Harpers Ferry West Virginia is located in the Blue Ridge Mountains where the Potomac and Shenandoah Rivers meet. It is also the junction of Missouri, Virginia, and West Virginia. Seated in Jackson County, Harpers Ferry is less than a square mile and maintains a population of only 286 people. The area is popular as tourists visit the Harpers Ferry National Historic Park and the Appalachian Trail Conservancy. Visitors enjoy rafting, fishing, biking, tubing, canoeing, hiking, zip lining, and rock climbing.
An added bonus is the park employees who dress up in period clothing and give lucky visitors tours of the grounds. They tell a dark history of violence and disasters. Their stories come easy and are always varied as the area is known as one of the most haunted places in North America.
It is not uncommon to see an apparition approaching in the street and disappearing, unscathed, into the walls of a nearby building or house. The sounds of battle or army sounds have been heard enough that residents no longer even flinch. Even worse, the screams of people and children sometimes pierce the air without warning. Private tours are given and the most unlucky tourists have even taken home an odd gift from some of the more permanent guides. After posing with one of the tour guides, upon review of the photos, they realize that the place where the guide stood is now empty, leaving only an awkward gap. When they turn to show the guide, they find he has disappeared.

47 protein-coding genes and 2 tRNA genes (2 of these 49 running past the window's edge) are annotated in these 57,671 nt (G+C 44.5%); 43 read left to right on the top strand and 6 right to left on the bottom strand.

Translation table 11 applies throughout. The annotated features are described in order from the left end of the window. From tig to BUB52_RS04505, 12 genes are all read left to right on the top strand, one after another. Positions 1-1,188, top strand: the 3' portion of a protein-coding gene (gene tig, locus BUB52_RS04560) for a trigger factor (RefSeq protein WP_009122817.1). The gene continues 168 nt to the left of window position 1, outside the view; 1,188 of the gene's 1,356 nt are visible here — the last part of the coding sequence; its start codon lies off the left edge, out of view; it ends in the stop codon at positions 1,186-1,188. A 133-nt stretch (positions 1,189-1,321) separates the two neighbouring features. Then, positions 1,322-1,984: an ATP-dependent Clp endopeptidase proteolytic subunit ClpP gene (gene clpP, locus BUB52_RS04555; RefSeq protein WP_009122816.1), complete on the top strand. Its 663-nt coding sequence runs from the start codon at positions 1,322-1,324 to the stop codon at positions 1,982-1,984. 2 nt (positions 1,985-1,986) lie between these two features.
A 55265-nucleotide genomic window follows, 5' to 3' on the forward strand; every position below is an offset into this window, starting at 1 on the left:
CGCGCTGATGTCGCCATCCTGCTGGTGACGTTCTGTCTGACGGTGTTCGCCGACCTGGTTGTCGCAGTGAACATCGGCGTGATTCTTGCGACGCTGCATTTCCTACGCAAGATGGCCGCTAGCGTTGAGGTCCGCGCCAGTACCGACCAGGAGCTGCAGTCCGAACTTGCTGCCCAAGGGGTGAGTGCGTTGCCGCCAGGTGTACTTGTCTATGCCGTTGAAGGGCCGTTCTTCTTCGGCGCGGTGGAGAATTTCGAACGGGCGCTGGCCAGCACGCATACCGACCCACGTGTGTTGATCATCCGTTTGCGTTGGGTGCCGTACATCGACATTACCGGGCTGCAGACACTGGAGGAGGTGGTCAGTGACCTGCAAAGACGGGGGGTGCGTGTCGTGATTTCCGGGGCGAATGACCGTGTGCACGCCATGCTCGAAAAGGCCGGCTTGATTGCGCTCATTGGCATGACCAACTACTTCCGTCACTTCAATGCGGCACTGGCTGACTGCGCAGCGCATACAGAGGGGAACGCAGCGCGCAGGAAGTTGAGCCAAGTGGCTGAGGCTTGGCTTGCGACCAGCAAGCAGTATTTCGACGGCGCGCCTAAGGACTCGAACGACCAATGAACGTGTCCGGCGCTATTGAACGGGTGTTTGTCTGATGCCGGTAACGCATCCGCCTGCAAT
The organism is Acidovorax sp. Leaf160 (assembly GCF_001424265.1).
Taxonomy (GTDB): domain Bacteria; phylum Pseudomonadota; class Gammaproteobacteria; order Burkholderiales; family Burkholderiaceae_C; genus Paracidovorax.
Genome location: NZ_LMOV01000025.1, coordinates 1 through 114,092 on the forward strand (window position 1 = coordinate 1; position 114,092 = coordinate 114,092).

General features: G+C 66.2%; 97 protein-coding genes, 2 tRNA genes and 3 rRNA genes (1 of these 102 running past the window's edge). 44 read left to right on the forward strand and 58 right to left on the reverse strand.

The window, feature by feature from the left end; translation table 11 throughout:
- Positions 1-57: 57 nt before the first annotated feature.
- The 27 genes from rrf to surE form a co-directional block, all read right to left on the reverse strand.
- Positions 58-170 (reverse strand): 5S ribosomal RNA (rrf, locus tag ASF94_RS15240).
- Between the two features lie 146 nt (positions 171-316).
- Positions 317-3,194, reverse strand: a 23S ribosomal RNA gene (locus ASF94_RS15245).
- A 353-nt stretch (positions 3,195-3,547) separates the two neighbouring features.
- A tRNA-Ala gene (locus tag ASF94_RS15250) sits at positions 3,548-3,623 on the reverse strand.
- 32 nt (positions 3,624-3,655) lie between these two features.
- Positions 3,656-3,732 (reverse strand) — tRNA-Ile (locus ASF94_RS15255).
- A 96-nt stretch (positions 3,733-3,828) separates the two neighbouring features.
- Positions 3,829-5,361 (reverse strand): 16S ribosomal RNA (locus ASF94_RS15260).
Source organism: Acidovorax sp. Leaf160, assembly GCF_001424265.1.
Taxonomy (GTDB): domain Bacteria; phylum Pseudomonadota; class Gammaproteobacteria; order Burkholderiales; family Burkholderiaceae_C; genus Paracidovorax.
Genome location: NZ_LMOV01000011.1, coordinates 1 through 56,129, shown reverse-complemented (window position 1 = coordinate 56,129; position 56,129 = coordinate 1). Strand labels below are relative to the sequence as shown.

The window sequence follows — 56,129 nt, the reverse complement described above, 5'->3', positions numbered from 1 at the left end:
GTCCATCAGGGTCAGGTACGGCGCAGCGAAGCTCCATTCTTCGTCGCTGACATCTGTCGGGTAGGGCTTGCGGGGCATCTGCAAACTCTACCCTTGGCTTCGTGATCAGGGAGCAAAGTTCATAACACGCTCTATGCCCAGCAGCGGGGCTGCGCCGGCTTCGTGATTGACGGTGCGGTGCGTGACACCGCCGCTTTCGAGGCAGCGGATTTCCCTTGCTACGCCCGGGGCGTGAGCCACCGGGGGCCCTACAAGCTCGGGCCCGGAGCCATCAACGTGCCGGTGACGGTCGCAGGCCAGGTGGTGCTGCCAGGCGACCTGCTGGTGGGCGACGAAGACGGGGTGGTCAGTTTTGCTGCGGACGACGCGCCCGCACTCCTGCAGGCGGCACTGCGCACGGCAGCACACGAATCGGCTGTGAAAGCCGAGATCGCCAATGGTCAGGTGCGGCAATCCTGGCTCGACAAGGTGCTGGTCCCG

Some speculate that the odd energy stems from John Brown’s decision to utilize Harpers Ferry as the headquarters to store weapons and troops in an attempt to defeat the slave owners. They even housed some runaway slaves. Unfortunately, Confederate troops wiped out John Brown and all of his people. Harpers Ferry saw that battle and many others.
Standing in the middle of Civil War battles, many people died from epidemics like cholera or the flooding that was common to the area. It seemed that no one was safe in Harpers Ferry, whether the war, the environment, or disease. Many men died in the middle of Civil War battles, but even more women and children fell victim in this remote West Virginia area.
Certain places in the area are more prone to incidents than others. For example, the National Park Services Guest House often has reports of a glowering man in period clothes who is seen standing on the servant’s stairway. He emits hostile vibes enough to make anyone near him run away. As one especially scared employee fled from the scene, she reported feeling pushed as she turned away. When she turned around, the figure had vanished.
A woman has also been seen on the stairs, holding the hand of a young child. Often they ignore their onlookers and eventually disappear. People have reported taking a nap or resting in their rooms, only to be awakened by spirits moving in and out of the walls. On the top floors of the house, screaming can be heard from a closet. Reaching the room, a white object can be seen floating out and then vanishing. Suddenly, a crash is heard but no damage can be found. Later, spectators are horrified to learn that during the Civil War, a battle caused a crash that collapsed a fireplace, killing a small child in the space that is now a closet.